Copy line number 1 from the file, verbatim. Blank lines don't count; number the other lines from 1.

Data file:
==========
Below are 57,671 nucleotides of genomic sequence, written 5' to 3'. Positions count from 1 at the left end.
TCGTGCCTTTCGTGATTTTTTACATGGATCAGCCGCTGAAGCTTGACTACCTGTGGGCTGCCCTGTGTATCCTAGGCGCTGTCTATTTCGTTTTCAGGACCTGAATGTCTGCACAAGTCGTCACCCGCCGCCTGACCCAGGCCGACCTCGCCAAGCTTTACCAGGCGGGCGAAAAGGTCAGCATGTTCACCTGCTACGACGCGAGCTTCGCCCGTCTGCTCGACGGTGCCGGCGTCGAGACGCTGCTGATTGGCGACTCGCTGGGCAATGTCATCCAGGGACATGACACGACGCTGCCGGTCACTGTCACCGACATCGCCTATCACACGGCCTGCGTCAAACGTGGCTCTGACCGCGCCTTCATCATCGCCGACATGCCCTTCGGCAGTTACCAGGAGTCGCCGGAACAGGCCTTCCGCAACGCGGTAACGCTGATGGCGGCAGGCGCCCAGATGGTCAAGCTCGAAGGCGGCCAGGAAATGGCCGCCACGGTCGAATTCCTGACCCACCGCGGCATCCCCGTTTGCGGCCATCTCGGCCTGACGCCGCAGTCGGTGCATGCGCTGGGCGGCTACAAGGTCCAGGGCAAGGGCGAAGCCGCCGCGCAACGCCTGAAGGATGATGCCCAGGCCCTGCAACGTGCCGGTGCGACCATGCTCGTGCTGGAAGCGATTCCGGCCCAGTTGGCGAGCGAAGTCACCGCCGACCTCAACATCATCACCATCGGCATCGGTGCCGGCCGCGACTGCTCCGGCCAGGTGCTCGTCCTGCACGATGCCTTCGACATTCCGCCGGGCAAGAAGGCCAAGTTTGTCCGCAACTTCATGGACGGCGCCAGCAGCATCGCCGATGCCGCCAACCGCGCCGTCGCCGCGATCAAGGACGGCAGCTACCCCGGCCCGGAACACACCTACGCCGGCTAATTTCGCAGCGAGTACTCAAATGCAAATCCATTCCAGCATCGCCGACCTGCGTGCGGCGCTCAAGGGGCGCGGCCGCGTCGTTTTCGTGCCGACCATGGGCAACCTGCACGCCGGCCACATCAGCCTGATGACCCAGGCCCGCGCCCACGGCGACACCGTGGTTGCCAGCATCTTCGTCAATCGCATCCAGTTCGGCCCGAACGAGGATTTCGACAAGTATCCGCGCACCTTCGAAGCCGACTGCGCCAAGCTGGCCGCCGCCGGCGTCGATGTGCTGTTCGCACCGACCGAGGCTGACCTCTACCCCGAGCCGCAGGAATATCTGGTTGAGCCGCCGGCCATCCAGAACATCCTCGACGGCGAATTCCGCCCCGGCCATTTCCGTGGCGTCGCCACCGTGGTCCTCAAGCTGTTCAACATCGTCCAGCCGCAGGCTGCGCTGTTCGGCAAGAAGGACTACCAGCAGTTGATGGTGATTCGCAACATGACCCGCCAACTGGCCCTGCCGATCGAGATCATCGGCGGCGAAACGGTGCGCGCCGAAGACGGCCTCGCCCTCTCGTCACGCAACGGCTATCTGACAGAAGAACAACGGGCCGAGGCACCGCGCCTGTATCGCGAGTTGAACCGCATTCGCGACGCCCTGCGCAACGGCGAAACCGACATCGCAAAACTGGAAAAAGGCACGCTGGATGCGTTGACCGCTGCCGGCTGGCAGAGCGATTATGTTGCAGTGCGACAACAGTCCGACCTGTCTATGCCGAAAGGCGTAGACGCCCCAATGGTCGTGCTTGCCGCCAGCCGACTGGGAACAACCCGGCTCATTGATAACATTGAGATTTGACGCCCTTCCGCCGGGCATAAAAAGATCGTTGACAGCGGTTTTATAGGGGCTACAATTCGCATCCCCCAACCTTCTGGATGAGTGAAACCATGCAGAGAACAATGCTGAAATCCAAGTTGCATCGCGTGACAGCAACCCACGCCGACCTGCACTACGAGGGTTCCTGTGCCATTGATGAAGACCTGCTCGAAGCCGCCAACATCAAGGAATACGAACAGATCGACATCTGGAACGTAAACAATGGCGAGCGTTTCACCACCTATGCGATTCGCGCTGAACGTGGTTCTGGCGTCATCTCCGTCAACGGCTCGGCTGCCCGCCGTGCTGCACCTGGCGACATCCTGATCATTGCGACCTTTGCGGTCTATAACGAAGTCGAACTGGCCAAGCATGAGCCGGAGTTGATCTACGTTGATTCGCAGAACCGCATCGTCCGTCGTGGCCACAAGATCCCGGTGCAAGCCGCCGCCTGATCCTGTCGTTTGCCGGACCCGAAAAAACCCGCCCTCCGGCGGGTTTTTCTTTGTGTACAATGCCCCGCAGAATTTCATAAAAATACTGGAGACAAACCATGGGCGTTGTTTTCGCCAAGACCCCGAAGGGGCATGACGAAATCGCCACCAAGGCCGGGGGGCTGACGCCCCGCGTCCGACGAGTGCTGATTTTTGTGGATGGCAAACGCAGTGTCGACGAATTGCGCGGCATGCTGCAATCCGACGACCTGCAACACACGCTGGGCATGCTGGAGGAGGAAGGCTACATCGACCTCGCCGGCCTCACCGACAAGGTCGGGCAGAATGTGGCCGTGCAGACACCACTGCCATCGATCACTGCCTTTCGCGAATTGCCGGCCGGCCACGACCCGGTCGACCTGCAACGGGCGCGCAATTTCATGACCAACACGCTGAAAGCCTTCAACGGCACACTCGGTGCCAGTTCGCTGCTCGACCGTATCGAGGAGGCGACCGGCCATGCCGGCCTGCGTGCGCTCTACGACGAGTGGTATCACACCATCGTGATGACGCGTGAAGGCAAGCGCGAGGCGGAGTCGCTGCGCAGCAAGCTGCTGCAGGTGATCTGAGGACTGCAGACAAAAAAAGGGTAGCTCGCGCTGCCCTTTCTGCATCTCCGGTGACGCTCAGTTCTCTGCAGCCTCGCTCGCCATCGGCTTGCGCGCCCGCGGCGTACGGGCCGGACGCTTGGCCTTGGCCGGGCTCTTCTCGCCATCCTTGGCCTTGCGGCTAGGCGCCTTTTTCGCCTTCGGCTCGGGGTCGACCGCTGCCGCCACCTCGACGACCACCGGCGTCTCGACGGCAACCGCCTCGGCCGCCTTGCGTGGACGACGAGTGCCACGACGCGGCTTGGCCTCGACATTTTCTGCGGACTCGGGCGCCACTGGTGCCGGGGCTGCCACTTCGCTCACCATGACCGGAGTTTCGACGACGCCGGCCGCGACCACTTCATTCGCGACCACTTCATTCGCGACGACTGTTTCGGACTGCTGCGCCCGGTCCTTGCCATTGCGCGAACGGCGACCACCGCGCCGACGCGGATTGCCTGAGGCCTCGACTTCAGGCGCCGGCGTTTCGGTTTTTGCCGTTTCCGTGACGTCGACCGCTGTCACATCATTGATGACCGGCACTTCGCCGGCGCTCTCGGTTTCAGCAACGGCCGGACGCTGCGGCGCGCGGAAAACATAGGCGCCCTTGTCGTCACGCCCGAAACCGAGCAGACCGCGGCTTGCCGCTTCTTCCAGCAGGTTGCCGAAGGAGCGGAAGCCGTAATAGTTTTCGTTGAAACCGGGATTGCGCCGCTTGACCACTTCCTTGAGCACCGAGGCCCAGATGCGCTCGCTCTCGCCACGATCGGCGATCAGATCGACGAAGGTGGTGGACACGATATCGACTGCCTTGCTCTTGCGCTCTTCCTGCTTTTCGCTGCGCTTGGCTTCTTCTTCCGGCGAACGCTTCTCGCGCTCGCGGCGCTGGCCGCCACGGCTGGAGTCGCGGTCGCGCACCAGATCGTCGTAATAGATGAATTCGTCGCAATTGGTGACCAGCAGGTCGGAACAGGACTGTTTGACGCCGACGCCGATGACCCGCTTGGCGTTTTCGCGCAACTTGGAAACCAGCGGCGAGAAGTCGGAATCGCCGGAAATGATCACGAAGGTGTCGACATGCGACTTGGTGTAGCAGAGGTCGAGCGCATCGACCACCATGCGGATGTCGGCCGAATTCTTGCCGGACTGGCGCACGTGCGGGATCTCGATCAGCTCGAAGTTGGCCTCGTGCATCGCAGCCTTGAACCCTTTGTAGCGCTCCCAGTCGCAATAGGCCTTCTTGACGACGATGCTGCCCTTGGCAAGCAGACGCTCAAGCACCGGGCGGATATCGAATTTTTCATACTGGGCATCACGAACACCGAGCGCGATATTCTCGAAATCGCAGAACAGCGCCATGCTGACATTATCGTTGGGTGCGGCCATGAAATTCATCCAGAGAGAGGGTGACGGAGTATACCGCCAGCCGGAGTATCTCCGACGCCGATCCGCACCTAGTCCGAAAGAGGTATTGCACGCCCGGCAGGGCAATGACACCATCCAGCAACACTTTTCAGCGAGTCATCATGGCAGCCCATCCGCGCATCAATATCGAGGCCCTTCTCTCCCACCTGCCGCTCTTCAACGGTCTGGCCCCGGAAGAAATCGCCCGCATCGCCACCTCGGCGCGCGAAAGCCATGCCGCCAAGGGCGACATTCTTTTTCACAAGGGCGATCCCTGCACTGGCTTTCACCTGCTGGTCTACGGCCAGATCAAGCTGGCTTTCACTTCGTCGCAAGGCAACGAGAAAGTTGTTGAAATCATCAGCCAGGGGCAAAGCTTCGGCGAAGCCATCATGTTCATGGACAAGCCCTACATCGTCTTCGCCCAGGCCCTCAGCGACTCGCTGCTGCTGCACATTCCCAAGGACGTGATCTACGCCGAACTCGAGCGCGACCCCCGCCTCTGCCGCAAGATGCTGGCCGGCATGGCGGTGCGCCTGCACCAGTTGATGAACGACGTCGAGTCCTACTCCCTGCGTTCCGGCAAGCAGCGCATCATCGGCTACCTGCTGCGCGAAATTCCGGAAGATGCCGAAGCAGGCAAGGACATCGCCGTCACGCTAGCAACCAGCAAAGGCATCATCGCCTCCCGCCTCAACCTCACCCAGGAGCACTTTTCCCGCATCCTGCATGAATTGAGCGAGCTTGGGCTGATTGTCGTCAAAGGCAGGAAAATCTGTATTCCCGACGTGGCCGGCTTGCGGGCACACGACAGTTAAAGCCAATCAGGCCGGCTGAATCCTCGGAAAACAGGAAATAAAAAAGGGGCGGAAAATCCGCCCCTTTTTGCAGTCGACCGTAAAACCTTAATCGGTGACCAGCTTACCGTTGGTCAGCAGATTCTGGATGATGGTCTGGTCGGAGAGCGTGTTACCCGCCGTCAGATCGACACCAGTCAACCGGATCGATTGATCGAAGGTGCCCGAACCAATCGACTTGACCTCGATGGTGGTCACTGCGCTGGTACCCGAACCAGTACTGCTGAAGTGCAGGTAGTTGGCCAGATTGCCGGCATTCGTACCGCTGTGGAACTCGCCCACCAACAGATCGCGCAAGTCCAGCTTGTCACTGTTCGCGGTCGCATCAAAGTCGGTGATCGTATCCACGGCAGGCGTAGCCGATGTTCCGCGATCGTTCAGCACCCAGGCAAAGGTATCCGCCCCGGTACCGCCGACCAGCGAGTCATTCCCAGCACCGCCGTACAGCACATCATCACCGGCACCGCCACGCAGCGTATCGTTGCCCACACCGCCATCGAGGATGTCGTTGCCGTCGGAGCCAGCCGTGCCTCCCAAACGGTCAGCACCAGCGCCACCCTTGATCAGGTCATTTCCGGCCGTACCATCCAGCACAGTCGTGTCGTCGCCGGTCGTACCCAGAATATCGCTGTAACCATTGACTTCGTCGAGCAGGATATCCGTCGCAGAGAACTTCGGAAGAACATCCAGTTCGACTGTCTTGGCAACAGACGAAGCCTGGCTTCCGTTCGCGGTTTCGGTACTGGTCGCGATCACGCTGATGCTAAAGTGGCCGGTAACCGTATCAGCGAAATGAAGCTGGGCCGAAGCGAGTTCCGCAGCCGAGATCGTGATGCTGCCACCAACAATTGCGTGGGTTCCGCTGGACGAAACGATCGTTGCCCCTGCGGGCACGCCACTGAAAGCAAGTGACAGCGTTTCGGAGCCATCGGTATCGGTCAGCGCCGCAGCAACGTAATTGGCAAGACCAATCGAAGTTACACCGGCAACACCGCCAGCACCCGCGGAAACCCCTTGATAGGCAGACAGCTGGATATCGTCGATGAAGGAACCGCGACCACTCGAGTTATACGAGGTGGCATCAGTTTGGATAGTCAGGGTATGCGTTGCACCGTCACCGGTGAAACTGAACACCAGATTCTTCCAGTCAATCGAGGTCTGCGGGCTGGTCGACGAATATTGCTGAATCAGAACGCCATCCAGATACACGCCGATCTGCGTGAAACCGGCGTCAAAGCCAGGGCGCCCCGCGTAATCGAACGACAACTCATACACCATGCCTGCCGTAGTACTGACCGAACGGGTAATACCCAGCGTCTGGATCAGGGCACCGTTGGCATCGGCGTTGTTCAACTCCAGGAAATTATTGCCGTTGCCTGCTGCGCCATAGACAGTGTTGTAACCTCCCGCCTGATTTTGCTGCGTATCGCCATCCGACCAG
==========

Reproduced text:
Below are 57,671 nucleotides of genomic sequence, written 5' to 3'. Positions count from 1 at the left end.